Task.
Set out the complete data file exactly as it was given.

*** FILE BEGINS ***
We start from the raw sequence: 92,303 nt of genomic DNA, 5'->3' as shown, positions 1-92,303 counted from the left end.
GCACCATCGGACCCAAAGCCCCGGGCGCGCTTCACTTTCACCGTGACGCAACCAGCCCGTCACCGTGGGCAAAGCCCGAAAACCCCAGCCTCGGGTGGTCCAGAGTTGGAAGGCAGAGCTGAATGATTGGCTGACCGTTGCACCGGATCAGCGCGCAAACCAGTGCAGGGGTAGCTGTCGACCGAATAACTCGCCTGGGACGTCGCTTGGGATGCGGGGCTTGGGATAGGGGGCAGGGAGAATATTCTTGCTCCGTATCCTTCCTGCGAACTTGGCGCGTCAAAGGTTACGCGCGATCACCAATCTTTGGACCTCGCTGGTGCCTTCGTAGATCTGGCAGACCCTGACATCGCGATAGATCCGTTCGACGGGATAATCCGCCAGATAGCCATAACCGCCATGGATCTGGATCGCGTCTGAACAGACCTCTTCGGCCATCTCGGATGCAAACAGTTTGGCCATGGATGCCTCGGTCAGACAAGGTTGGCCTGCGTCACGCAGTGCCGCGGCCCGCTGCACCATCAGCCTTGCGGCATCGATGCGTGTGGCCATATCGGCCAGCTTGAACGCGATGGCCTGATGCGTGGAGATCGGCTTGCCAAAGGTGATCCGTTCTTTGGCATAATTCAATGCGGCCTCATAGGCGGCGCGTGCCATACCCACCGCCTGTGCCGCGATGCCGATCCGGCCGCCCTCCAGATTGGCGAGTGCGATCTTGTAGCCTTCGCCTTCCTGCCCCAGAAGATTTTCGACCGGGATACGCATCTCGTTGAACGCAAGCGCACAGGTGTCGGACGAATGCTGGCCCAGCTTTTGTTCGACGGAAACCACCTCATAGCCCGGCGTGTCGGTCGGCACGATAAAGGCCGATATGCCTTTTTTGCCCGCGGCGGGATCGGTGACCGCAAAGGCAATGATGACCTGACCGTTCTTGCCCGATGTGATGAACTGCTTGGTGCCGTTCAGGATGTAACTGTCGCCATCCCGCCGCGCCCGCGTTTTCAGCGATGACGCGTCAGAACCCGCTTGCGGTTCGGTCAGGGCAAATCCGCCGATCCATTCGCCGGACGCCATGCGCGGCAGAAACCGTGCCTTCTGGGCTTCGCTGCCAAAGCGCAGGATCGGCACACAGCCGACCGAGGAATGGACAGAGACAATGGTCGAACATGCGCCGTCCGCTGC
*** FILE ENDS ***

We start from the raw sequence: 92,303 nt of genomic DNA, 5'->3' as shown, positions 1-92,303 counted from the left end.
GCACCATCGGACCCAAAGCCCCGGGCGCGCTTCACTTTCACCGTGACGCAACCAGCCCGTCACCGTGGGCAAAGCCCGAAAACCCCAGCCTCGGGTGGTCCAGAGTTGGAAGGCAGAGCTGAATGATTGGCTGACCGTTGCACCGGATCAGCGCGCAAACCAGTGCAGGGGTAGCTGTCGACCGAATAACTCGCCTGGGACGTCGCTTGGGATGCGGGGCTTGGGATAGGGGGCAGGGAGAATATTCTTGCTCCGTATCCTTCCTGCGAACTTGGCGCGTCAAAGGTTACGCGCGATCACCAATCTTTGGACCTCGCTGGTGCCTTCGTAGATCTGGCAGACCCTGACATCGCGATAGATCCGTTCGACGGGATAATCCGCCAGATAGCCATAACCGCCATGGATCTGGATCGCGTCTGAACAGACCTCTTCGGCCATCTCGGATGCAAACAGTTTGGCCATGGATGCCTCGGTCAGACAAGGTTGGCCTGCGTCACGCAGTGCCGCGGCCCGCTGCACCATCAGCCTTGCGGCATCGATGCGTGTGGCCATATCGGCCAGCTTGAACGCGATGGCCTGATGCGTGGAGATCGGCTTGCCAAAGGTGATCCGTTCTTTGGCATAATTCAATGCGGCCTCATAGGCGGCGCGTGCCATACCCACCGCCTGTGCCGCGATGCCGATCCGGCCGCCCTCCAGATTGGCGAGTGCGATCTTGTAGCCTTCGCCTTCCTGCCCCAGAAGATTTTCGACCGGGATACGCATCTCGTTGAACGCAAGCGCACAGGTGTCGGACGAATGCTGGCCCAGCTTTTGTTCGACGGAAACCACCTCATAGCCCGGCGTGTCGGTCGGCACGATAAAGGCCGATATGCCTTTTTTGCCCGCGGCGGGATCGGTGACCGCAAAGGCAATGATGACCTGACCGTTCTTGCCCGATGTGATGAACTGCTTGGTGCCGTTCAGGATGTAACTGTCGCCATCCCGCCGCGCCCGCGTTTTCAGCGATGACGCGTCAGAACCCGCTTGCGGTTCGGTCAGGGCAAATCCGCCGATCCATTCGCCGGACGCCATGCGCGGCAGAAACCGTGCCTTCTGGGCTTCGCTGCCAAAGCGCAGGATCGGCACACAGCCGACCGAGGAATGGACAGAGACAATGGTCGAACATGCGCCGTCCGCTGC